Thus (and in reference to footnote 9) throughout Chapters 1–5 surplus-value is the abstract-general as well as the most concrete determinant of production (throughout in single monetary dimension). In other words, workers see all of the surplus-value that they produce being appropriated by ‘their’ enterprise and its financiers. This is economically relevant. Relatedly it is relevant (although the exposition does not emphasise this) for the capital–labour struggle at the point of production.

The second part of the Summary and Conclusions of Chapter 5 indicates in more detail how this chapter synthesises Chapters 1–4.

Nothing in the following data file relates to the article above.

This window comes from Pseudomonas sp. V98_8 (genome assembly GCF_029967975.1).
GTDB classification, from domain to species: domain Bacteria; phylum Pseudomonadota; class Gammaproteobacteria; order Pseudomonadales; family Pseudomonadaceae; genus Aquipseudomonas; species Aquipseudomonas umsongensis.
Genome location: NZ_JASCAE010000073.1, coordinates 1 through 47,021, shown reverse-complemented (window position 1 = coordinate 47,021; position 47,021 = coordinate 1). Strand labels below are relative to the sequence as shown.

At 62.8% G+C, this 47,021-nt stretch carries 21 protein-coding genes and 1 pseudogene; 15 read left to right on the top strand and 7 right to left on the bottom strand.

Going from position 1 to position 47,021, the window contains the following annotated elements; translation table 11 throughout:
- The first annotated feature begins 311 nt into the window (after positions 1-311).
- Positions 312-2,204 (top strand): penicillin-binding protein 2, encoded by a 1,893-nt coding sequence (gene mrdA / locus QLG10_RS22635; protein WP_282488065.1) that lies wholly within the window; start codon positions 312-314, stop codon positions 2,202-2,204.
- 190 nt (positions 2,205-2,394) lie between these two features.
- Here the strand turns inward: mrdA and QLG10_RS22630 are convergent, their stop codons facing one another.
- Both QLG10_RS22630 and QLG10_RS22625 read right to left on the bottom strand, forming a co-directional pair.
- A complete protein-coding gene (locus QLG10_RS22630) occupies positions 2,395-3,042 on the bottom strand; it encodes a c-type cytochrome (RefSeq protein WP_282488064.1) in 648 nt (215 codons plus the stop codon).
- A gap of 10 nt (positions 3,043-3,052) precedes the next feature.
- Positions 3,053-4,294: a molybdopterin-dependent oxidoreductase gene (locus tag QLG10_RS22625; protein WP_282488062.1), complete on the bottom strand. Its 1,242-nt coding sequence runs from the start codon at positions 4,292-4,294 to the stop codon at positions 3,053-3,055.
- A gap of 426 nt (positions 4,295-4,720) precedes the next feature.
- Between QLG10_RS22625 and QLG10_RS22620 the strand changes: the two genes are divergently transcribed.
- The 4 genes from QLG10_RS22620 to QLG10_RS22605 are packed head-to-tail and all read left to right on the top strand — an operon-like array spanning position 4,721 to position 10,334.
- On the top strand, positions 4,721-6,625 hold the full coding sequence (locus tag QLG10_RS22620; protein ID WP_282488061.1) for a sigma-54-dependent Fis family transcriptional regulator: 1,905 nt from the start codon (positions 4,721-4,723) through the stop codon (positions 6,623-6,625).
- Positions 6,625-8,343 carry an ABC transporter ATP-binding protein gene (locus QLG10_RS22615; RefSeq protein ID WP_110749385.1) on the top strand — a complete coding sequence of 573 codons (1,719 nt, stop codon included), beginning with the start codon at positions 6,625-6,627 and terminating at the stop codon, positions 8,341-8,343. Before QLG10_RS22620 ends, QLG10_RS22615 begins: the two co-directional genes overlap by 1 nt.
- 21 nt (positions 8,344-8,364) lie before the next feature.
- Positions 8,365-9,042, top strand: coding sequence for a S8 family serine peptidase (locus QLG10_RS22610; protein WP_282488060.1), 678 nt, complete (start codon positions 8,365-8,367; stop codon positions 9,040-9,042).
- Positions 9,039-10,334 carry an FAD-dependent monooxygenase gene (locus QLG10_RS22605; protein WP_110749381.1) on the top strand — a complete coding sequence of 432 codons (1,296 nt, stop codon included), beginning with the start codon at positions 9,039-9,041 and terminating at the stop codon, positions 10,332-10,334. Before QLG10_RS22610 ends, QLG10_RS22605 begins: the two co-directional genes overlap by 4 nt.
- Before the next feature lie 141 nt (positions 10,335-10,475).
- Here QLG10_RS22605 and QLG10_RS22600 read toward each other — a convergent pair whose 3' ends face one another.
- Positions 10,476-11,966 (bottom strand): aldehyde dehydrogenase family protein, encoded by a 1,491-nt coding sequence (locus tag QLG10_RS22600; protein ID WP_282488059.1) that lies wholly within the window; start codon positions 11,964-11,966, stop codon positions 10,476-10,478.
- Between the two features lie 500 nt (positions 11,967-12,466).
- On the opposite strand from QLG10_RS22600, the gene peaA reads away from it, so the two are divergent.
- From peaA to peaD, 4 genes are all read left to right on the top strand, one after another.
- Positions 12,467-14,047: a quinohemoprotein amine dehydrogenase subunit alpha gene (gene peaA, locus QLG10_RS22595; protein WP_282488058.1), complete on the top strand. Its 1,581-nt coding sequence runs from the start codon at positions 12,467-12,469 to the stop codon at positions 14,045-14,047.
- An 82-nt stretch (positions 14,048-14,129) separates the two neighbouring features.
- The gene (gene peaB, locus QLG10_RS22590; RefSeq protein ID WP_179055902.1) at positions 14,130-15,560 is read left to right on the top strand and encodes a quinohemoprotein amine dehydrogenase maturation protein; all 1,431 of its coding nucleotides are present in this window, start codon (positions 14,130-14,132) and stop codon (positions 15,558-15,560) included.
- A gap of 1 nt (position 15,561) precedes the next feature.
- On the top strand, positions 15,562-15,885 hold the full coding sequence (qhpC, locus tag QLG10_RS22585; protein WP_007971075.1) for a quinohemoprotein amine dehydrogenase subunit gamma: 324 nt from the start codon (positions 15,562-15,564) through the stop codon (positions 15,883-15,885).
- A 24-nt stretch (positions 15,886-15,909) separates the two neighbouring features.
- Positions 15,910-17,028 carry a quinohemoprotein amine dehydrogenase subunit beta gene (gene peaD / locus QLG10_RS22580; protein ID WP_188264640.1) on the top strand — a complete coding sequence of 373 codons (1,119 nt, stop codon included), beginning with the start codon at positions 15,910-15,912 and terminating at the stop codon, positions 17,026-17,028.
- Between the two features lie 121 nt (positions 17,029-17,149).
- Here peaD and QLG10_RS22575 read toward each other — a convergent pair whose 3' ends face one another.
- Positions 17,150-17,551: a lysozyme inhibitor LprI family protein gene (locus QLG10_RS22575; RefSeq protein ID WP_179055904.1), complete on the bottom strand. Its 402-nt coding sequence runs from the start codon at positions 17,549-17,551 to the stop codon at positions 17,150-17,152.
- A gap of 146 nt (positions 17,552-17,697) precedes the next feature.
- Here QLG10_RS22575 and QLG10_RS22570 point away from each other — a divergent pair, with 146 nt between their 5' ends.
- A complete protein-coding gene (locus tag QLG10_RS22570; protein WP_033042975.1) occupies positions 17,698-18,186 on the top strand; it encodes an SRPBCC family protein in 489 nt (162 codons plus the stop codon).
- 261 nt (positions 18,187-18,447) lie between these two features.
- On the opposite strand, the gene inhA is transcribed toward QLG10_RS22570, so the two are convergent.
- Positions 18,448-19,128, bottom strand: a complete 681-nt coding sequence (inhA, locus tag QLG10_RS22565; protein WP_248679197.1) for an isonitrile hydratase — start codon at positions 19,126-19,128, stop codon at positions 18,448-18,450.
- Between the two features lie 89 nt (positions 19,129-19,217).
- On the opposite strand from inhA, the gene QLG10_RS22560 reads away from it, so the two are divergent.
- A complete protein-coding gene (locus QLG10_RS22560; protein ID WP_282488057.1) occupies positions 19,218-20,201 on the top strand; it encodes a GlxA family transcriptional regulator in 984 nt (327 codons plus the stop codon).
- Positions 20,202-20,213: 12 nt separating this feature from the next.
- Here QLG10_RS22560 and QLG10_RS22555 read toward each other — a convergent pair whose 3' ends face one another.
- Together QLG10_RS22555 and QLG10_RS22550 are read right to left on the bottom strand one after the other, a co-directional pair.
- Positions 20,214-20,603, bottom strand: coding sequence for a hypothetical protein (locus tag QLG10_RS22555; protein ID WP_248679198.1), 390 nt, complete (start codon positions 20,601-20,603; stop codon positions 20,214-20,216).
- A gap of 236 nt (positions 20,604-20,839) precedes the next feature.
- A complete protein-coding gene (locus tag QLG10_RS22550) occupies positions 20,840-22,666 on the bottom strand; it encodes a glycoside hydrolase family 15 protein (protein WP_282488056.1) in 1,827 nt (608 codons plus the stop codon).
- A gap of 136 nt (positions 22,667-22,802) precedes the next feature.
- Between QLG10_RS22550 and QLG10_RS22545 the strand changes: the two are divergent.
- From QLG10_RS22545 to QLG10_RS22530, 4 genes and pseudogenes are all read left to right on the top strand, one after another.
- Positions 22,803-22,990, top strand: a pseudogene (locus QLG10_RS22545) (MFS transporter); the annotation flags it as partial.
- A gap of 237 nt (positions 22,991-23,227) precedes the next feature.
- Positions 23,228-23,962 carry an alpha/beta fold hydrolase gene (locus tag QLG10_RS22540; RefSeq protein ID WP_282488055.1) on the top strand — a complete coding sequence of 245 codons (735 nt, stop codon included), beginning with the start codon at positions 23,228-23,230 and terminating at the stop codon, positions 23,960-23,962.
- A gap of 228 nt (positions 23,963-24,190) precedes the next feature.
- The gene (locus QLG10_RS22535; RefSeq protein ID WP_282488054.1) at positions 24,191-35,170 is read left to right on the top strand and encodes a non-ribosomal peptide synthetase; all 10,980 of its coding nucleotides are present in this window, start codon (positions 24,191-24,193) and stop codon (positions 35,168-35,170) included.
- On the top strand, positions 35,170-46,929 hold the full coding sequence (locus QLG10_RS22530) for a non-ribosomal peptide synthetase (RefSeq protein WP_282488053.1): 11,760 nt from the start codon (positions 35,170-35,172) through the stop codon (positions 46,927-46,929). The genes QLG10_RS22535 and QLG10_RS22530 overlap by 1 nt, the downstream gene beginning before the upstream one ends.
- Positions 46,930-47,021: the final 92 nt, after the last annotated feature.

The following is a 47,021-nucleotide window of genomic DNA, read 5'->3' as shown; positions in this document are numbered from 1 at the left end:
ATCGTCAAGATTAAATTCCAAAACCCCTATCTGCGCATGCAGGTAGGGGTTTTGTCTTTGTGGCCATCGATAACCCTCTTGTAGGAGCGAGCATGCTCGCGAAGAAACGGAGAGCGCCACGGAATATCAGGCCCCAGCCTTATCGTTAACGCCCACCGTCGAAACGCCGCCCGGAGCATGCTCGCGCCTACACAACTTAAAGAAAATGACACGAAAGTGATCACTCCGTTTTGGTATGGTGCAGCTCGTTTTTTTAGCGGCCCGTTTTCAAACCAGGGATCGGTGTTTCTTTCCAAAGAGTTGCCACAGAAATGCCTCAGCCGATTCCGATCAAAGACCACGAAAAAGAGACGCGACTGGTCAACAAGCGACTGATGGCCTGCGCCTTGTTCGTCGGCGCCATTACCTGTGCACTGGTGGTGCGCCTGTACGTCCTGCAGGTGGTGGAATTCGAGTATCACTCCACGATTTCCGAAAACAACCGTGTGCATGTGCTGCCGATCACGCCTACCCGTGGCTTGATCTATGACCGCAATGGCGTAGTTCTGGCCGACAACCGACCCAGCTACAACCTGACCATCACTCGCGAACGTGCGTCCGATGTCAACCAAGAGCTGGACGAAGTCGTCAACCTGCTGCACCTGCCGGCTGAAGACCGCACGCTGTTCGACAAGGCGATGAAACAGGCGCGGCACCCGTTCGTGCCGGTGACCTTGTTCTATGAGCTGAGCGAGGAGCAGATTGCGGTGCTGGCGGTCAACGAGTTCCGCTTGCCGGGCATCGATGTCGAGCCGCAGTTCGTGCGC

The ‘hard core’ frameworks are those of ‘granted legal capitalist economic rights’, ‘granted legal allowance rights to existence’, and ‘public security’ (Chapter 6). The ‘capital accumulation frameworks’ regard the ‘monetary’, ‘labour-capacity’ (including formal education) and ‘infrastructural’ frameworks (Chapter 7).

The main text adopts the World Bank classification into ‘high income’ countries (for ‘mature’) and ‘upper-middle income’, ‘lower-middle income’ and ‘low income’ counties (together ‘developing’).

See the first paragraph of the current section.

As indicated in section 6 in reference to 10D3.

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The unity of the capitalist economy and state

A systematic-dialectical exposition of the capitalist system